There’s more analysis of Monday’s court ruling on New York’s stop-and-frisk policy; a look at proposed conduct rules for the Supreme Court; and the strangest moment in politician Anthony Weiner’s campaign.
Items To Watch
1. The New York Times links Monday’s two big stories together in a broader context: as a major shift in the treatment of crime. The end of New York’s strict stop-and-frisk policy and Attorney General Eric Holder’s push to reduce mandatory sentences in some drug cases could be watershed moments.
2. In his new series for Constitution Daily, Lyle Denniston looks at how the current national chairman of the Republican Party, Reince Priebus, could affect the democratic process in 2016 if he chooses for his party to boycott the presidential primary debates televised by two networks.
Developing Questions …
Here are some updates on new discussions about top-of-mind constitutional issues.
1. Does the Supreme Court need an official code of conduct?
On August 1st, Connecticut Senator Chris Murphy and Democratic colleagues proposed a bill called the Supreme Court Ethics Act of 2013. According to GovTrack, which calls itself one of the most visited government transparency sites, the chances of the bill becoming law are about two percent.
Nevertheless, this is the latest effort of the Senate to have Congress pass a law requiring the Justices of the Supreme Court to be bound by a code of judicial conduct, as all other federal judges and all other state judges are in the United States. William Yeomans and Herman Schwartz explained this controversy well last year for Politico.
The day before Senator Murphy et al. filed their billed, Amanda Frost, a respected scholar at Washington College of Law at American University in Washington, D.C. put up on the Social Science Research Network a new law review article addressing this important issue, called “Judicial Ethics and Supreme Court Exceptionalism.”
Here is the “Abstract” of her argument: “In his 2011 Year-End Report on the Federal Judiciary, Chief Justice John Roberts cast doubt on Congress’s authority to regulate the Justices’ ethical conduct, declaring that the constitutionality of such legislation has ‘never been tested.’ Roberts’ comments not only raise important questions about the relationship between Congress and the Supreme Court, they also call into question the constitutionality of a number of existing and proposed ethics statutes. Thus, the topic deserves close attention. “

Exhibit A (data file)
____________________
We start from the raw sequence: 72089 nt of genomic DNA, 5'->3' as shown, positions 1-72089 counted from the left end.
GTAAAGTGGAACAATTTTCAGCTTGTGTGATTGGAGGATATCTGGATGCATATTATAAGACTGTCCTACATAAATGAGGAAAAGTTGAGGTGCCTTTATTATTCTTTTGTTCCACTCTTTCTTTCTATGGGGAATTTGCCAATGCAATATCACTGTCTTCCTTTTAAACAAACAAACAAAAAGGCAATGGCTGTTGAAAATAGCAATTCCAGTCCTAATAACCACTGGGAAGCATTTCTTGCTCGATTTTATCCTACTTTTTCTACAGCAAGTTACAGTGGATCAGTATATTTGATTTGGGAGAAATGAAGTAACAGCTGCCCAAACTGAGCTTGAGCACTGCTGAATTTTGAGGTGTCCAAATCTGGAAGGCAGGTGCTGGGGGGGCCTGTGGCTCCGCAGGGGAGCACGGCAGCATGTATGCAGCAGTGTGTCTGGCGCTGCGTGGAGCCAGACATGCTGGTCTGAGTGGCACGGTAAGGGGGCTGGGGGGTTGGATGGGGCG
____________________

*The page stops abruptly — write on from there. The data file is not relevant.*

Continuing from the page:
The essay contends that Congress has broad constitutional authority to regulate the Justices’ ethical conduct, just as it has exercised control over other vital aspects of the Court’s administration, such as the Court’s size, quorum requirement, oath of office, and the dates of its sessions.
It also acknowledges, however, that Congress’s power to regulate judicial ethics is constrained by separation of powers principles, and, in particular, the need to preserve judicial independence. Furthermore, legislation directed at the Supreme Court Justices in particular must take into account the Court’s special status as the only constitutionally required court, as well as its position at the head of the third branch of government. Although these are important limitations on Congress’s power, existing and proposed ethics legislation fall well within them.
It was on this day in 1918 that Opha Mae Johnson becomes the first woman to enlist in the United States Marine Corps. Johnson and 300 other women take over clerical duties for Marines who were needed for duty elsewhere.
1. First Lady Michelle Obama is releasing a rap album, but she won’t be performing on it. It will promote her Let’s Move campaign and feature performances from Run DMC and Jordin Sparks.
2. Anthony Weiner has beers with Buzzfeed’s Ben Smith in probably the strangest moment in his campaign. The 37-minute video on its website was co-produced by CNN. He also drops the F-bomb and makes fun of Buzzfeed for its obsession with cute cat videos.
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